Your credit score is important! Keeping it high will allow you to take out loans in the future. Financial Fitness Boot Camp explains why the following actions are SAFE or HARMFUL to your credit score.
Checking my credit report: SAFE!
Checking your own credit report will not hurt your credit rating because that is considered a “soft” inquiry. Plus, you are entitled to check your own credit report under federal law. (A “hard” inquiry in your credit file is a record of any application for credit that you made.)
Getting married to someone with bad credit: SAFE!
Your credit score or credit rating will not suffer simply because you get married to someone with bad credit. By maintaining separate credit accounts for things like credit cards and car loans, a spouse with good credit can keep his or her credit rating from being impacted by the other spouse with a poor credit history. But, if you take on joint financial obligations, such as a mortgage, and the bill doesn’t get paid for any reason (including divorce), then that will impact both parties’ credit scores.
Renting a car with a debit card: HARMFUL!
Believe it or not, renting a car with a debit card can hurt your credit. Why? Doing so can trigger a “hard” inquiry. In the fine print of many auto rental agreements is a provision giving the car company the right to pull your credit report if you pay with a debit card. Who knew?!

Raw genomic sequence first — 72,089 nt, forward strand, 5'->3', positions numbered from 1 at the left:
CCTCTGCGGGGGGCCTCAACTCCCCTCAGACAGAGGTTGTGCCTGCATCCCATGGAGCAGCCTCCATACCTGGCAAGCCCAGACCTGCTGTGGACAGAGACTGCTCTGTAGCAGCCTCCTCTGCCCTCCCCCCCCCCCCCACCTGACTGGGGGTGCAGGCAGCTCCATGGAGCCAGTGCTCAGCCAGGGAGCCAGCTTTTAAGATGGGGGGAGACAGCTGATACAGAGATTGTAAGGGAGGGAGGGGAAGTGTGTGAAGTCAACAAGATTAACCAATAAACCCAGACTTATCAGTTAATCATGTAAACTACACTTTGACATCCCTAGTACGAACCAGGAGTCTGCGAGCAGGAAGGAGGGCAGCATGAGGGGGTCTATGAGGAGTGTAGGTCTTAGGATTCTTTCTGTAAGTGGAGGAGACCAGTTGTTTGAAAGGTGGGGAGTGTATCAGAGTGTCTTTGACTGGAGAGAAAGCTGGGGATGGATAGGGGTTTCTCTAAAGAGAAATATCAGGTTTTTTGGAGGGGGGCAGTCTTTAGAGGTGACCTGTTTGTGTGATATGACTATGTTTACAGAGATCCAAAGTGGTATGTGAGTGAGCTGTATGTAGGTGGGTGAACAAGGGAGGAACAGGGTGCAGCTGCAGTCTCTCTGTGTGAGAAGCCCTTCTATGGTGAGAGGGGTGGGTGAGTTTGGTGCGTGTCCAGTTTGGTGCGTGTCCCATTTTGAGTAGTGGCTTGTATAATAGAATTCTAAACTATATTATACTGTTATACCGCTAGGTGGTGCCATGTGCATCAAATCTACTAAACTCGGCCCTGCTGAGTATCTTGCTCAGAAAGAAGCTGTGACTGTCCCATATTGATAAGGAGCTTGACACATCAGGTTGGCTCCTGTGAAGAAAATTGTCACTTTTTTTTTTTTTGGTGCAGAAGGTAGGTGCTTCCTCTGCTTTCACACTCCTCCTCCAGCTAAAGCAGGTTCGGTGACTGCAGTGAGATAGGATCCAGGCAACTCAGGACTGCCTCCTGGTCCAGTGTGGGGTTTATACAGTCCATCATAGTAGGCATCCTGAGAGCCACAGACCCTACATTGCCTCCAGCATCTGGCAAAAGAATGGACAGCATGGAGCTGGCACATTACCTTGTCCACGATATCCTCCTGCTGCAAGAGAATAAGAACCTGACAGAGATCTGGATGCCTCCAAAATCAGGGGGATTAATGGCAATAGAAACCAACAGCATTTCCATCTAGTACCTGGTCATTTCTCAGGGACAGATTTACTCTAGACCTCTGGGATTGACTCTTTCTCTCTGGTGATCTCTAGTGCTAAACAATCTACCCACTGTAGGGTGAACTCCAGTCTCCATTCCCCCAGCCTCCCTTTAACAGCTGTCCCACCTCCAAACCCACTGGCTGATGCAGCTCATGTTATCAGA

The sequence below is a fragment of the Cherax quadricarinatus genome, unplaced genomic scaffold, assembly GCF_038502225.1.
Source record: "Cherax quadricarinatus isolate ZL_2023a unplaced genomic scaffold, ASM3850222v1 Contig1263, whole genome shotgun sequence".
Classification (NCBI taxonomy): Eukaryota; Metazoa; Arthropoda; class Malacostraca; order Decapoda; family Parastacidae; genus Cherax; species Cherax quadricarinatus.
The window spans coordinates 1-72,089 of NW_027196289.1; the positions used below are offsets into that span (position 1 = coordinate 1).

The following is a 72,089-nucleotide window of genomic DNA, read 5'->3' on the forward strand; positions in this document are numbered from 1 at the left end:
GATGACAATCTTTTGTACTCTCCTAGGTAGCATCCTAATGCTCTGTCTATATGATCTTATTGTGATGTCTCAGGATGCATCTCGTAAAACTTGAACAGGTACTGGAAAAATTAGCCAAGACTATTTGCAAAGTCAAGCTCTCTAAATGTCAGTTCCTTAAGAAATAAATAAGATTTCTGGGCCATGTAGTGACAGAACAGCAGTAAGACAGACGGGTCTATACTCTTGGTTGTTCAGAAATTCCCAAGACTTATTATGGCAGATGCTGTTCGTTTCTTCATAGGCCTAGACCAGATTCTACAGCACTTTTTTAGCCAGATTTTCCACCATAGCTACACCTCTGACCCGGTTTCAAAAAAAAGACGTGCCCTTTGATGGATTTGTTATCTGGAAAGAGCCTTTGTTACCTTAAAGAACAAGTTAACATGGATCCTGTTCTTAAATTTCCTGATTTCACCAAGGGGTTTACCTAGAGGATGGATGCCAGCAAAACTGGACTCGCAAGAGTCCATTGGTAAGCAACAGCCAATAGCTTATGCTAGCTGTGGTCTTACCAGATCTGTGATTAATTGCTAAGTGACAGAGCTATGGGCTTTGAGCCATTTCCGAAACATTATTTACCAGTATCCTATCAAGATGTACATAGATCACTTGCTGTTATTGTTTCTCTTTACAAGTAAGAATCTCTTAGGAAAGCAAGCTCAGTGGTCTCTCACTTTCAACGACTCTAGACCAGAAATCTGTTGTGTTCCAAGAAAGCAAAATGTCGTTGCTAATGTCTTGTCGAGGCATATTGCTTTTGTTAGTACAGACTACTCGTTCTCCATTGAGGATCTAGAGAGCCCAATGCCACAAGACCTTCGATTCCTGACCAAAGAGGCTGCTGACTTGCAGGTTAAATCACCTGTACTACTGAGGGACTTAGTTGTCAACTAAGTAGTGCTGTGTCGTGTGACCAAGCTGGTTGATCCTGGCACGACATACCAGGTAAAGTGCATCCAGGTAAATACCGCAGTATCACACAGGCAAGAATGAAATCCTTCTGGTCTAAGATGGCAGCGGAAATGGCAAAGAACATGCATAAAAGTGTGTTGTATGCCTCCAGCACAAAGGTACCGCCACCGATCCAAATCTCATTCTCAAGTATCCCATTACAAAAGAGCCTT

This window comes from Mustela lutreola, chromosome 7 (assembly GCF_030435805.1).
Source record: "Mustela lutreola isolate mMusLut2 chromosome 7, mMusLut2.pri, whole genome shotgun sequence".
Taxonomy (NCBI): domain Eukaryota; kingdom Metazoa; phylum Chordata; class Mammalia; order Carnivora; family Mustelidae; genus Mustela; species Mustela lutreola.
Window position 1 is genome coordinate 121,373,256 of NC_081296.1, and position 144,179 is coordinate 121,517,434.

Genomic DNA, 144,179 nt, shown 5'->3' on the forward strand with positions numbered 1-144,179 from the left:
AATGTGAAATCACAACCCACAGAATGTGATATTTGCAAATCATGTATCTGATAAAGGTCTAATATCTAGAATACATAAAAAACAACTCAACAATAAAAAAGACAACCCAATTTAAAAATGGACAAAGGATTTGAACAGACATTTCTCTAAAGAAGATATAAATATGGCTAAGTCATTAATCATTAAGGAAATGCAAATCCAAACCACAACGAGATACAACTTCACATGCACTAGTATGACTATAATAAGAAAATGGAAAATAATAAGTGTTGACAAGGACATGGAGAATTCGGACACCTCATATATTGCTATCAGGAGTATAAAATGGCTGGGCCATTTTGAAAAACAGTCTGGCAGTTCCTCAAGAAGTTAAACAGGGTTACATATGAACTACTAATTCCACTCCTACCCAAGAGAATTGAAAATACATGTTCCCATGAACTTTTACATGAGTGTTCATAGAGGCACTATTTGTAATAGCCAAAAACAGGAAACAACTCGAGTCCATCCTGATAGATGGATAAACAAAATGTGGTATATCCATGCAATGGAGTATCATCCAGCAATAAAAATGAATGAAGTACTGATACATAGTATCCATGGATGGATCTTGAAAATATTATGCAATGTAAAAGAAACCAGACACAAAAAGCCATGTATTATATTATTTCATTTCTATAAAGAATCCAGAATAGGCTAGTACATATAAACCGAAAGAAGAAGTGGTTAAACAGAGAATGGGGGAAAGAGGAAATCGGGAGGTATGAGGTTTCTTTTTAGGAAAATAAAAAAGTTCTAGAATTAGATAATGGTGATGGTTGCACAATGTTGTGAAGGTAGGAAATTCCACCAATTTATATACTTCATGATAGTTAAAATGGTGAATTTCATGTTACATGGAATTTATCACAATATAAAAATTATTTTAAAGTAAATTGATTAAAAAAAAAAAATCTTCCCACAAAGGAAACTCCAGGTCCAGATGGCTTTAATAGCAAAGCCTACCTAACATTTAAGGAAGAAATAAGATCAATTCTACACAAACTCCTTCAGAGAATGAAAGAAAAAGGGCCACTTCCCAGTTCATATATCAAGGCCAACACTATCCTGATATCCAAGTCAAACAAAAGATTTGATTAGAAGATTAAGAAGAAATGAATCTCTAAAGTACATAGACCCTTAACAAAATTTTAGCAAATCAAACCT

Paying in full a high credit card balance: SAFE!
Paying off a high credit card balance will not hurt your credit score. On the contrary, it should boost your credit score. According to FICO, 30% of your FICO credit score is based on the amount of credit card debt you have outstanding. Lowering your credit card debt generally increases your credit score.
Opening a new store credit card to get a discount: HARMFUL!
Opening a new retail store credit card can lower your credit score, mainly because the application will generate a “hard” inquiry on your credit report. So the next time you’re out shopping and a nice lady behind the counter tries to sign you up for a store credit card so you get a discount on your purchase, just politely say, “No thanks.”
Disputing a credit card bill with the credit bureaus: SAFE!
Simply disputing a credit card bill should not have any impact on your credit score. However, you should be aware that when a dispute is under review, that credit account is effectively “removed” from consideration in the credit-scoring process.
We invite you all to contact the Financial Fitness Boot Camp at 206.694.6864 or firstname.lastname@example.org find out about our workshops and opportunities.